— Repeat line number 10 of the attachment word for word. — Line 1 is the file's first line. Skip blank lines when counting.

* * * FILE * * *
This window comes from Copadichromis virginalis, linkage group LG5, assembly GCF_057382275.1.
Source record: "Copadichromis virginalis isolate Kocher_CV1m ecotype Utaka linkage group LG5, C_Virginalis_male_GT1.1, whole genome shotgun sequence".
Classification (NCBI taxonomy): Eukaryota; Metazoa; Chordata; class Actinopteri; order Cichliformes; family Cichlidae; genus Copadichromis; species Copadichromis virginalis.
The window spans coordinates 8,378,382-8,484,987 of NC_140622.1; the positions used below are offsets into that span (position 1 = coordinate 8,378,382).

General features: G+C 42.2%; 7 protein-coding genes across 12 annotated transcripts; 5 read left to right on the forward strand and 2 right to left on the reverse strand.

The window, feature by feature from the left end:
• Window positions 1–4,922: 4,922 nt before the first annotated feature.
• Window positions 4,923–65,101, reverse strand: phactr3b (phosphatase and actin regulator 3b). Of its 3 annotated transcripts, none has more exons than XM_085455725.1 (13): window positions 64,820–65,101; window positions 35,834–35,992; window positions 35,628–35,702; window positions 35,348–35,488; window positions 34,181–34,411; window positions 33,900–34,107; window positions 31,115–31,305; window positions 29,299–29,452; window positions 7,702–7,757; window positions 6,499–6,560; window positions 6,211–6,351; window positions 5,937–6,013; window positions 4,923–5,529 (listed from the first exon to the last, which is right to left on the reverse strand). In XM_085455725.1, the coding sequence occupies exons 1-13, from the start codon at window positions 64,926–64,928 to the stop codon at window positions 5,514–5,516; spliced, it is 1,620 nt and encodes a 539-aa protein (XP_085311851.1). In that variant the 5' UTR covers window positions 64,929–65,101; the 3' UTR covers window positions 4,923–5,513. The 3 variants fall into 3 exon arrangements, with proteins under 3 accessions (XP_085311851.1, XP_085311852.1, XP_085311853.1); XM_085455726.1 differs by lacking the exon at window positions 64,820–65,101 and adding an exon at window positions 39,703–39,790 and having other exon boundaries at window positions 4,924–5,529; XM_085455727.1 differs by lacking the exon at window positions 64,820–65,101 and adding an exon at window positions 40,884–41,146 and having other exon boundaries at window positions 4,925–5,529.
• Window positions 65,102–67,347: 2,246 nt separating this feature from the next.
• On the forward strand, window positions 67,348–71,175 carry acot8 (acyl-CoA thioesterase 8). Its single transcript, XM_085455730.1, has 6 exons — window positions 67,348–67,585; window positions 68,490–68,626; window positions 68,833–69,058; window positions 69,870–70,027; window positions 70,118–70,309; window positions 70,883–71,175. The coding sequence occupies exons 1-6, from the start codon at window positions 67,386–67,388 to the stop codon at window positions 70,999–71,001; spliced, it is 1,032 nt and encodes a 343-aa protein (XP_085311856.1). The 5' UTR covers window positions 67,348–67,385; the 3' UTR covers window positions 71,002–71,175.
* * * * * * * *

• On the forward strand, window positions 67,348–71,175 carry acot8 (acyl-CoA thioesterase 8). Its single transcript, XM_085455730.1, has 6 exons — window positions 67,348–67,585; window positions 68,490–68,626; window positions 68,833–69,058; window positions 69,870–70,027; window positions 70,118–70,309; window positions 70,883–71,175. The coding sequence occupies exons 1-6, from the start codon at window positions 67,386–67,388 to the stop codon at window positions 70,999–71,001; spliced, it is 1,032 nt and encodes a 343-aa protein (XP_085311856.1). The 5' UTR covers window positions 67,348–67,385; the 3' UTR covers window positions 71,002–71,175.